BRAHMÂ – The Creator of the Universe

Brahmâ rose to importance in the late Vedic period of the Âranyakas and Upanishads, after the first Hindu triad declined—that of Sûrya, Indra, and Agni. Brahmâ’s temple at Pushkara was the beginning point for pilgrimages from the time of the two great epics.

However, it turned out to be the only temple dedicated to Brahmâ as the primary deity that has survived the centuries. His cult may have once been important enough to command the respect of pilgrims, but he was badly used in most of the later myths. Even though Brahmâ has had roles in more myths than any other god or goddess, his parts have left him flat and one-dimensional.

In the Brâhmanas he was associated with Prajâpati and later replaced him as the creator. His creations, however, came to be seen as re-creations. It was S´iva, Vishnu, or Devî who was said to be the ultimate origin of the universe. Brahmâ was only its current creator (or re-creator). In his many myths Brahmâ rewarded austerities (tapas) of men and demons by granting them their most frequent wish, the wish for immortality.

Although that boon was limited and did not bestow complete immortality, it always caused a great deal of trouble for the gods. So Brahmâ was usually in trouble with the other gods. In these instances, Vishnu or S´iva, depending on the viewpoint of the myth, would save the gods from the demons. The supreme god, Vishnu or S´iva, would find the limitation of Brahmâ’s boon of immortality in order to defeat the demon who had gained the boon and return the world to its proper order.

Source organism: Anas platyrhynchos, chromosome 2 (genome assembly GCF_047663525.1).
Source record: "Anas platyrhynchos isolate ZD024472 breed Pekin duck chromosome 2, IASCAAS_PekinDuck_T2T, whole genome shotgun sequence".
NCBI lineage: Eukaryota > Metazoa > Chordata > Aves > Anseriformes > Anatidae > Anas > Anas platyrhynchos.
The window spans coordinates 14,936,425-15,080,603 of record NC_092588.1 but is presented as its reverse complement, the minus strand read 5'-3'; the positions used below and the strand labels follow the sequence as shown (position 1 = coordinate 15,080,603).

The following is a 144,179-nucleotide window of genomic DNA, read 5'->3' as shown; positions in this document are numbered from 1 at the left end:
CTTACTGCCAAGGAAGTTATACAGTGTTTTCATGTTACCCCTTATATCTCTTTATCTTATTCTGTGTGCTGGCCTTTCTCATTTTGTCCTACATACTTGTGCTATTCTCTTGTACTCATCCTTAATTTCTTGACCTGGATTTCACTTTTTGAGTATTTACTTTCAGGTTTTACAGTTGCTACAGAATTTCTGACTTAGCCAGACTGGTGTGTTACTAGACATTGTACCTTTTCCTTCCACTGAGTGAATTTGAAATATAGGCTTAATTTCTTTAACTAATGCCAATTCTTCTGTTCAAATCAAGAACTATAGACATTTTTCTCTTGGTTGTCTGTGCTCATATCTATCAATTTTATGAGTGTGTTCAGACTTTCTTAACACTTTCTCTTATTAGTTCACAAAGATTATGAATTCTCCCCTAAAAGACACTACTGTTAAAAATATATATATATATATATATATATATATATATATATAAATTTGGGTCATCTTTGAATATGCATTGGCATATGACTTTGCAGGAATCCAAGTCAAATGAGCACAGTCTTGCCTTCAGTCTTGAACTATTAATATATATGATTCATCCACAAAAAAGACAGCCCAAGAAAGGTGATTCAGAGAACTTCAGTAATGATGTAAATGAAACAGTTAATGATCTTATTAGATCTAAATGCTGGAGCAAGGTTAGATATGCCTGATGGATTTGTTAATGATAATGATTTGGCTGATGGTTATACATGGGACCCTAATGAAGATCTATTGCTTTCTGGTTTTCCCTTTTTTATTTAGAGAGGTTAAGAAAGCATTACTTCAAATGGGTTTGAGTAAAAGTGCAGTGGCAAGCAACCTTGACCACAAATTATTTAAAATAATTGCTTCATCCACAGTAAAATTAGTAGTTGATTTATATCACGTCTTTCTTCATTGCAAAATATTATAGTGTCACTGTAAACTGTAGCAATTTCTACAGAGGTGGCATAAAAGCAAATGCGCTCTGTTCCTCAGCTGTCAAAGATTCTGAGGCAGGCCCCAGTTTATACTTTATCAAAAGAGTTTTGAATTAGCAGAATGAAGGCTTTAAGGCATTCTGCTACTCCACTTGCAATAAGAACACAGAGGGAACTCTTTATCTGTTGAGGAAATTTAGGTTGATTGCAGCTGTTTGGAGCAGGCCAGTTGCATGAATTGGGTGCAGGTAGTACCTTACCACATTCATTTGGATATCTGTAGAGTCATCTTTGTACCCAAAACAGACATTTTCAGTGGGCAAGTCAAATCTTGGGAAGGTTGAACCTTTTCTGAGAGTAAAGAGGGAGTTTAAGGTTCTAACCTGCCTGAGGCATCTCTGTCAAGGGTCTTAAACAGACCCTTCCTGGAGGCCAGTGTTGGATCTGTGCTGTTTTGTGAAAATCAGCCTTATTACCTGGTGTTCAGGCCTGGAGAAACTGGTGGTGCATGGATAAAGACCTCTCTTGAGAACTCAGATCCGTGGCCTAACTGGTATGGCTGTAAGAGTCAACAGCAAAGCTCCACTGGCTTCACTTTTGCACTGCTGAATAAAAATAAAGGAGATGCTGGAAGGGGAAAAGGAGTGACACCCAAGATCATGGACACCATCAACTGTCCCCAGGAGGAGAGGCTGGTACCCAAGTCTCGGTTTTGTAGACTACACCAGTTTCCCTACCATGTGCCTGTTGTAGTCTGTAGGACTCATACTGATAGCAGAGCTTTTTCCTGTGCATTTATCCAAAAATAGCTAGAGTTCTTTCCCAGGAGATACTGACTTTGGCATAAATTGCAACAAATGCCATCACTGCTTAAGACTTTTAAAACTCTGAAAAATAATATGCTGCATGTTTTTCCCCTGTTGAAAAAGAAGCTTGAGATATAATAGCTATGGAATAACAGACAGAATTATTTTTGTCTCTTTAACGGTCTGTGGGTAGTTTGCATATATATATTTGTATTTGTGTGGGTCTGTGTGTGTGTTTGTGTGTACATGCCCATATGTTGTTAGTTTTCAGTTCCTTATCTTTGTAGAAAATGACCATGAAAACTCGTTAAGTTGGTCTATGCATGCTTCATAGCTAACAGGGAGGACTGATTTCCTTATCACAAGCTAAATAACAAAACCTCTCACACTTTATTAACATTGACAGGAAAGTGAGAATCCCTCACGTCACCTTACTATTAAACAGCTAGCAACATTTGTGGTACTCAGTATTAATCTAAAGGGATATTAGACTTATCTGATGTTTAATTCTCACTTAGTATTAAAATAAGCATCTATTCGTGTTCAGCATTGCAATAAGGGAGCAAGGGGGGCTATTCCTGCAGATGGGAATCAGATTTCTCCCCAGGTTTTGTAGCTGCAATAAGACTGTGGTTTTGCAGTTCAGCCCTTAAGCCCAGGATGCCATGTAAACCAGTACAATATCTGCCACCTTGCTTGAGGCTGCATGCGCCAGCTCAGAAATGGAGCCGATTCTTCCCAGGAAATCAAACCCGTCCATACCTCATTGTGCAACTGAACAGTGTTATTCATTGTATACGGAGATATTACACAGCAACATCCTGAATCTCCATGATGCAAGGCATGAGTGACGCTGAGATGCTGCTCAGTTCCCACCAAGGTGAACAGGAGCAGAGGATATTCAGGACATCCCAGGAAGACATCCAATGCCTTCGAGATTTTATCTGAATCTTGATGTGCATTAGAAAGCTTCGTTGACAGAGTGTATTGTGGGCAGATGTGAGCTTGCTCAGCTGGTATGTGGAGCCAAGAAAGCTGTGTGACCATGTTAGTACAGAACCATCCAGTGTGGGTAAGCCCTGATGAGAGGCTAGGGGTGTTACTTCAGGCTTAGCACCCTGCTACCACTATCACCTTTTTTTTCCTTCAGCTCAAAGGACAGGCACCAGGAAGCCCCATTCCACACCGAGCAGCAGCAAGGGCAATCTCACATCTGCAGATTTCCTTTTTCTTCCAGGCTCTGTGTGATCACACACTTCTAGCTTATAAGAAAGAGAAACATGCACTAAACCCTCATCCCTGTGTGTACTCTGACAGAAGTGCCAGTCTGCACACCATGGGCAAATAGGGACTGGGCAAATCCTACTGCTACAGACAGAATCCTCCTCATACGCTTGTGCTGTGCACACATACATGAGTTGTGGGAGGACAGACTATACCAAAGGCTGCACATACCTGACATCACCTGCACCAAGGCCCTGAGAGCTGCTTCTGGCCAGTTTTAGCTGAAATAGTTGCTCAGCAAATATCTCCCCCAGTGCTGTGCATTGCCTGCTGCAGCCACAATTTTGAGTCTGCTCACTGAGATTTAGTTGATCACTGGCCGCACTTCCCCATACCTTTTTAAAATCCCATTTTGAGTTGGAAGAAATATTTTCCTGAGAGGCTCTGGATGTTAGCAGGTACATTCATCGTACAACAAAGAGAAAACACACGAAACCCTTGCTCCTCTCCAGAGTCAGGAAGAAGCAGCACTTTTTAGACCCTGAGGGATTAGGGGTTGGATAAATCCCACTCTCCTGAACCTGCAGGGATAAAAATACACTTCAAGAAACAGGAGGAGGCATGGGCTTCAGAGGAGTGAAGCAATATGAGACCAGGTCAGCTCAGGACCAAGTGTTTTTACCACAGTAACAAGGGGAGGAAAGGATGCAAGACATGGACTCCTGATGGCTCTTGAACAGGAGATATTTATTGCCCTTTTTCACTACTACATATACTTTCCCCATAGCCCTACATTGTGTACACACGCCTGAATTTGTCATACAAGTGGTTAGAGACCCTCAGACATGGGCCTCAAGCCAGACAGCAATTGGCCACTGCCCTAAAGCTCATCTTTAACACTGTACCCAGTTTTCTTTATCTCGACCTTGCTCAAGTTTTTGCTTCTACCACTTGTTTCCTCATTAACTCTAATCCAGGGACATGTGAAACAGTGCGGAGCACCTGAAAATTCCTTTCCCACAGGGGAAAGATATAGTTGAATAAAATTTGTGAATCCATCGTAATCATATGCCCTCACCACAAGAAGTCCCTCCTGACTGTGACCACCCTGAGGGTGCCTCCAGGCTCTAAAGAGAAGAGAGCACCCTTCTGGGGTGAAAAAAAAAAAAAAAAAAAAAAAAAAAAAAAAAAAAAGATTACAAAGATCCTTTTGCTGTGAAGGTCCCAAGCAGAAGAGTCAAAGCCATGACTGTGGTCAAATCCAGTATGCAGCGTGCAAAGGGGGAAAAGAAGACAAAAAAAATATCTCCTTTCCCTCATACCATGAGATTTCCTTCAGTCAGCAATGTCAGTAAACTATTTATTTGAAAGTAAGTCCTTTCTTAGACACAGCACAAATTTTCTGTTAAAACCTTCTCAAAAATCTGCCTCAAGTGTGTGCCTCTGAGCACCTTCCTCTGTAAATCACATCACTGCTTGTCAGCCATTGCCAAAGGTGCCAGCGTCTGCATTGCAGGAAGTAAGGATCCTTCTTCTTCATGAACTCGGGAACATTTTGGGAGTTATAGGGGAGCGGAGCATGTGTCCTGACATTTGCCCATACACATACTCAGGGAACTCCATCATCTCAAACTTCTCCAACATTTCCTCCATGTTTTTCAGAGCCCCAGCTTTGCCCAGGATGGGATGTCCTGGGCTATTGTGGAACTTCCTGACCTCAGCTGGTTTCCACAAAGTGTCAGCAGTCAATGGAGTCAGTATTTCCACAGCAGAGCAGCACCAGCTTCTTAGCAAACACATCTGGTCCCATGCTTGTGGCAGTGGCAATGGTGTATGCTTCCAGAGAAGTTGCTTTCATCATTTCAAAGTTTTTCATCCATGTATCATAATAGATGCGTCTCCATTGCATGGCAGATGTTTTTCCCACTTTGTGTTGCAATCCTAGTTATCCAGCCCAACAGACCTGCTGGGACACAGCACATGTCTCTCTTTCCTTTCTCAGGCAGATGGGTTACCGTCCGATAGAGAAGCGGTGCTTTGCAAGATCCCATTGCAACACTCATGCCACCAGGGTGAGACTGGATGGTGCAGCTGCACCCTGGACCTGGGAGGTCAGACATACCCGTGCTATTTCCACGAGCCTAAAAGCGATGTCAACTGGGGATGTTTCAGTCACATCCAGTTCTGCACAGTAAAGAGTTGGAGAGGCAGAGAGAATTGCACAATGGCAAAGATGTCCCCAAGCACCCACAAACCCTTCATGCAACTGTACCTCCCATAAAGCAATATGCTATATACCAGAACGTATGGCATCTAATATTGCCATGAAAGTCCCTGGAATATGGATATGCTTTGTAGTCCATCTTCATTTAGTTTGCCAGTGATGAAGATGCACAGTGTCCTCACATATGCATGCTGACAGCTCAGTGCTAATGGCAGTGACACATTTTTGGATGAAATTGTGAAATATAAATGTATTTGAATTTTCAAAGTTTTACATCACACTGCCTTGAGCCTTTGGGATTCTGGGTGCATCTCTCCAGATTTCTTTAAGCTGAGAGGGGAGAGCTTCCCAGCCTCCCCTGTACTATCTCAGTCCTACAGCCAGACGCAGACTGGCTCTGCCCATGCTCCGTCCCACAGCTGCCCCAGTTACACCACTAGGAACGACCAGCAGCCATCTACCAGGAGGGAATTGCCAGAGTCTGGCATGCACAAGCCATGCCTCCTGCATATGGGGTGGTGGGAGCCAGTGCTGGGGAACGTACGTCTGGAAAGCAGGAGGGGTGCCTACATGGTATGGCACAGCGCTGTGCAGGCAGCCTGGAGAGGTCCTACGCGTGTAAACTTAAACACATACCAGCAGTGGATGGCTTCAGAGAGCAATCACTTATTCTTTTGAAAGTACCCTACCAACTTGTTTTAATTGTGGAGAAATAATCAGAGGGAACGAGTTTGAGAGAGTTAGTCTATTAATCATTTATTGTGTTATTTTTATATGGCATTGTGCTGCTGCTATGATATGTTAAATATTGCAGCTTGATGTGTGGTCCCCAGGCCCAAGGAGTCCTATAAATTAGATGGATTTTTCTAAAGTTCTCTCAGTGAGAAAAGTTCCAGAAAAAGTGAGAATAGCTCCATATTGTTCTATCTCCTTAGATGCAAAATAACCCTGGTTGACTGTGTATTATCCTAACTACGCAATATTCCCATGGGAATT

In the Purânas, Brahmâ the creator was joined in a divine triad with Vishnu and Mahevara (S´iva), who were the preserver and destroyer, respectively. The universe was created by Brahmâ, preserved by Vishnu, and destroyed for the next creation by S´iva. However, the birth of Brahmâ was attributed to Vishnu in some myths. Brahmâ was often depicted as sitting on a throne arising from the navel of Vishnu, who was resting on the cosmic serpent, Ananta (also S´esha).

In the very beginning Vishnu alone was there. When Vishnu thought about creation, Brahmâ was created from a lotus that came from his navel. There was a S´aiva myth that told of S´iva’s appearance to Vishnu and Brahmâ as a cosmic linga. Vishnu attempted to go to the top and bottom of this giant pillar. He was only able to go to the top of the universe and the bottom of the sea, but he did not find the end of the linga.

BRAHMÂ - A deva (god)

Brahmâ lied that he had reached its end, thus claiming to be superior to S´iva. So S´iva cursed him, so that Brahmâ would never again have temples dedicated to his worship, and except for the temple to him at Pushkara, the myth seemed to fit the facts of history so that the curse seems to have been fulfilled. His final roles in the later Purânas were reminders of how mighty Brahmâ was debased.

One myth claimed that Brahmâ committed incest with his daughter, goddess of speech (Vâc). But this myth had already been told about Prajâpati, lord of creatures. Iconographically, Brahmâ’s image had four heads. (A fifth had been cut off by the fingernail of a horrific aspect of S´iva.) He carried a water jar, offering ladle, meditation beads, a lotus, and a bow or scepter. His vehicle was the swan (hamsa) or goose.

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